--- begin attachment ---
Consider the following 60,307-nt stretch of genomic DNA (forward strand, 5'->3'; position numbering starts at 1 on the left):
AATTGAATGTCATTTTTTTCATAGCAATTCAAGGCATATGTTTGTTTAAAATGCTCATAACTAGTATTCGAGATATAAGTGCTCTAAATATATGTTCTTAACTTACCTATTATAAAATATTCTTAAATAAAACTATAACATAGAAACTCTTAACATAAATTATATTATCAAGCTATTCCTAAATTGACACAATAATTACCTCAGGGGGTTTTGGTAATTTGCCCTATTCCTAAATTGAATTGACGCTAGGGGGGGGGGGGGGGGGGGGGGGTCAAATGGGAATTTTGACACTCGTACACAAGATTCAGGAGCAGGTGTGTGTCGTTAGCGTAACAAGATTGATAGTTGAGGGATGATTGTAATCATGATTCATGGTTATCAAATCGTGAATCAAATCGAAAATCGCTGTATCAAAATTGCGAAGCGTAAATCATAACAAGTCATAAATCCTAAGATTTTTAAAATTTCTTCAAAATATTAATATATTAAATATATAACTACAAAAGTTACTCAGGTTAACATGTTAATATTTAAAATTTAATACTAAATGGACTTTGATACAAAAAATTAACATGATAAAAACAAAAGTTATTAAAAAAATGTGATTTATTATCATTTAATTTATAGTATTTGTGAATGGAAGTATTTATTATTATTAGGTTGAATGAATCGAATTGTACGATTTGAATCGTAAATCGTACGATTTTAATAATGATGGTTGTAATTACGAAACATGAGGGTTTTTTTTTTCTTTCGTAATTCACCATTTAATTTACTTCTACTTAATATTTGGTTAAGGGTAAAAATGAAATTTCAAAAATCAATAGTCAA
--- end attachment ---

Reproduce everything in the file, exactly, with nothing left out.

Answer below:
Consider the following 60,307-nt stretch of genomic DNA (forward strand, 5'->3'; position numbering starts at 1 on the left):
AATTGAATGTCATTTTTTTCATAGCAATTCAAGGCATATGTTTGTTTAAAATGCTCATAACTAGTATTCGAGATATAAGTGCTCTAAATATATGTTCTTAACTTACCTATTATAAAATATTCTTAAATAAAACTATAACATAGAAACTCTTAACATAAATTATATTATCAAGCTATTCCTAAATTGACACAATAATTACCTCAGGGGGTTTTGGTAATTTGCCCTATTCCTAAATTGAATTGACGCTAGGGGGGGGGGGGGGGGGGGGGGGTCAAATGGGAATTTTGACACTCGTACACAAGATTCAGGAGCAGGTGTGTGTCGTTAGCGTAACAAGATTGATAGTTGAGGGATGATTGTAATCATGATTCATGGTTATCAAATCGTGAATCAAATCGAAAATCGCTGTATCAAAATTGCGAAGCGTAAATCATAACAAGTCATAAATCCTAAGATTTTTAAAATTTCTTCAAAATATTAATATATTAAATATATAACTACAAAAGTTACTCAGGTTAACATGTTAATATTTAAAATTTAATACTAAATGGACTTTGATACAAAAAATTAACATGATAAAAACAAAAGTTATTAAAAAAATGTGATTTATTATCATTTAATTTATAGTATTTGTGAATGGAAGTATTTATTATTATTAGGTTGAATGAATCGAATTGTACGATTTGAATCGTAAATCGTACGATTTTAATAATGATGGTTGTAATTACGAAACATGAGGGTTTTTTTTTTCTTTCGTAATTCACCATTTAATTTACTTCTACTTAATATTTGGTTAAGGGTAAAAATGAAATTTCAAAAATCAATAGTCAA